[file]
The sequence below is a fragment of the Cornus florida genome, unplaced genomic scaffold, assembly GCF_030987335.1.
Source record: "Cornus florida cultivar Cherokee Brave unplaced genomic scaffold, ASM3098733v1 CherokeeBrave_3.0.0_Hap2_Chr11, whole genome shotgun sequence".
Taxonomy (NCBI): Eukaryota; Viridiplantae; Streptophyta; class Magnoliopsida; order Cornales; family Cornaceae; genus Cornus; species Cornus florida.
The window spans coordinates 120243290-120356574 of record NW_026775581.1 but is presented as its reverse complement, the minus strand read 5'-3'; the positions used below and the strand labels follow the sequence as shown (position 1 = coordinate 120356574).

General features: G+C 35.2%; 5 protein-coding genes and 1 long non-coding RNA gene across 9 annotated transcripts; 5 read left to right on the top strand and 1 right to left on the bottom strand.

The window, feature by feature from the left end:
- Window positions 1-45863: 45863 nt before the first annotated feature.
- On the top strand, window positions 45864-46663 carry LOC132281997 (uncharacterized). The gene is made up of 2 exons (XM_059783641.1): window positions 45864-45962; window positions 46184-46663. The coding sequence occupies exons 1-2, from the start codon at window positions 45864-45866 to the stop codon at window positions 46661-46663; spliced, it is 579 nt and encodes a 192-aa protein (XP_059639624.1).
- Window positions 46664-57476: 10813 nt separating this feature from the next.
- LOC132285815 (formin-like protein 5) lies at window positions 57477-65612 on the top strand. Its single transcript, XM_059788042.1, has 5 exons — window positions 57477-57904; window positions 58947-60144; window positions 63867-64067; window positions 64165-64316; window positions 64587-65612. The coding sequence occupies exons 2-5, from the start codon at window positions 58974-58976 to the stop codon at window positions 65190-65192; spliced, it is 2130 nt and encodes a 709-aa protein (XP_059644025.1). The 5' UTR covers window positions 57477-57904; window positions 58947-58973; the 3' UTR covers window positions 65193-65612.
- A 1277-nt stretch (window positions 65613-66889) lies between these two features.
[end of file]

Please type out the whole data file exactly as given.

The sequence below is a fragment of the Cornus florida genome, unplaced genomic scaffold, assembly GCF_030987335.1.
Source record: "Cornus florida cultivar Cherokee Brave unplaced genomic scaffold, ASM3098733v1 CherokeeBrave_3.0.0_Hap2_Chr11, whole genome shotgun sequence".
Taxonomy (NCBI): Eukaryota; Viridiplantae; Streptophyta; class Magnoliopsida; order Cornales; family Cornaceae; genus Cornus; species Cornus florida.
The window spans coordinates 120243290-120356574 of record NW_026775581.1 but is presented as its reverse complement, the minus strand read 5'-3'; the positions used below and the strand labels follow the sequence as shown (position 1 = coordinate 120356574).

General features: G+C 35.2%; 5 protein-coding genes and 1 long non-coding RNA gene across 9 annotated transcripts; 5 read left to right on the top strand and 1 right to left on the bottom strand.

The window, feature by feature from the left end:
- Window positions 1-45863: 45863 nt before the first annotated feature.
- On the top strand, window positions 45864-46663 carry LOC132281997 (uncharacterized). The gene is made up of 2 exons (XM_059783641.1): window positions 45864-45962; window positions 46184-46663. The coding sequence occupies exons 1-2, from the start codon at window positions 45864-45866 to the stop codon at window positions 46661-46663; spliced, it is 579 nt and encodes a 192-aa protein (XP_059639624.1).
- Window positions 46664-57476: 10813 nt separating this feature from the next.
- LOC132285815 (formin-like protein 5) lies at window positions 57477-65612 on the top strand. Its single transcript, XM_059788042.1, has 5 exons — window positions 57477-57904; window positions 58947-60144; window positions 63867-64067; window positions 64165-64316; window positions 64587-65612. The coding sequence occupies exons 2-5, from the start codon at window positions 58974-58976 to the stop codon at window positions 65190-65192; spliced, it is 2130 nt and encodes a 709-aa protein (XP_059644025.1). The 5' UTR covers window positions 57477-57904; window positions 58947-58973; the 3' UTR covers window positions 65193-65612.
- A 1277-nt stretch (window positions 65613-66889) lies between these two features.